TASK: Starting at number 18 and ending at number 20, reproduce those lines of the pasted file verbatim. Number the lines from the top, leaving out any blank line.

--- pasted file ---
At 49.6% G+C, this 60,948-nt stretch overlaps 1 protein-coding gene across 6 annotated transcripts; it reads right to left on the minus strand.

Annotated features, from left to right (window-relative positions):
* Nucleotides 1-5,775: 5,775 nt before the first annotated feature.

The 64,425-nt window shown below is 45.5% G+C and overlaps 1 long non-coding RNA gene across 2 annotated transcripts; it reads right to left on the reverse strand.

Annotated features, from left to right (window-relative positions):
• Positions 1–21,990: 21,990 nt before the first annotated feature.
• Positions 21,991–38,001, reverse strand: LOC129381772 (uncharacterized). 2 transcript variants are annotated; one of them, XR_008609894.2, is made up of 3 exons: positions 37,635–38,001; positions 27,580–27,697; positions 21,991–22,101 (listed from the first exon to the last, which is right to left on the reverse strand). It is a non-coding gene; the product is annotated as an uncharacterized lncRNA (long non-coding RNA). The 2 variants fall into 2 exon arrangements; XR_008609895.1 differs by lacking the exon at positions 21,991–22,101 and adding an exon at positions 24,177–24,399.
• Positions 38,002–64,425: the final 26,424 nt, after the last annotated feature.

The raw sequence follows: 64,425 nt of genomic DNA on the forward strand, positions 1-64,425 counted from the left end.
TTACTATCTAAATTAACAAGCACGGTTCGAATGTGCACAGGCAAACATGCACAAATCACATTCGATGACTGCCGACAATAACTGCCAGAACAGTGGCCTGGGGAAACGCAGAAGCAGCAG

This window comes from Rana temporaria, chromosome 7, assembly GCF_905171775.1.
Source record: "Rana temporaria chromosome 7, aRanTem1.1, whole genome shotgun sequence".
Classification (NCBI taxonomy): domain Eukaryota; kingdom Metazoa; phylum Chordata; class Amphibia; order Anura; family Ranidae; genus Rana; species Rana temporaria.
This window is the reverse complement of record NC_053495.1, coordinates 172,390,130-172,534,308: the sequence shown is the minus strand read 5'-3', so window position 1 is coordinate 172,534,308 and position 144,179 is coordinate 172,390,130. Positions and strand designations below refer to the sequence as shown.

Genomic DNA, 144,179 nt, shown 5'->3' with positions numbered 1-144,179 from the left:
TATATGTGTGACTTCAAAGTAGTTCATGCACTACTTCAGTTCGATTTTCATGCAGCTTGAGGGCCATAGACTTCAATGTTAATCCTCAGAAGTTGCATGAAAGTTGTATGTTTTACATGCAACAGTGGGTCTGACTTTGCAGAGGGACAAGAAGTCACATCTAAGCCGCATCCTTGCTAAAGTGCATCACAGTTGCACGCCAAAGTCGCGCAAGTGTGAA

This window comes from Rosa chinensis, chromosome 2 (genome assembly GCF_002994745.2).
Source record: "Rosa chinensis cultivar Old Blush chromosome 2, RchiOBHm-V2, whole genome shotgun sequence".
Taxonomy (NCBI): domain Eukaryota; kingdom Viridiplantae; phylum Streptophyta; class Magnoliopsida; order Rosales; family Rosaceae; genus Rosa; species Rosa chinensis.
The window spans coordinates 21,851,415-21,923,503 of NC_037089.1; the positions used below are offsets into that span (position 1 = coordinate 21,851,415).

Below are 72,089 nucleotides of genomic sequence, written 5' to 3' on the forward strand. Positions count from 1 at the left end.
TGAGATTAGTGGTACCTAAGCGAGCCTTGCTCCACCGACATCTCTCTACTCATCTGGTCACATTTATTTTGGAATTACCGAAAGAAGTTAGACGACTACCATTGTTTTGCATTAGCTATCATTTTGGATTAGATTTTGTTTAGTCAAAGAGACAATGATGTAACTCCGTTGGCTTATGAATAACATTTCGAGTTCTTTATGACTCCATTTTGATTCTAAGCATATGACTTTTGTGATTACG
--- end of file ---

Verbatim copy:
Source record: "Rosa chinensis cultivar Old Blush chromosome 2, RchiOBHm-V2, whole genome shotgun sequence".
Taxonomy (NCBI): domain Eukaryota; kingdom Viridiplantae; phylum Streptophyta; class Magnoliopsida; order Rosales; family Rosaceae; genus Rosa; species Rosa chinensis.
The window spans coordinates 21,851,415-21,923,503 of NC_037089.1; the positions used below are offsets into that span (position 1 = coordinate 21,851,415).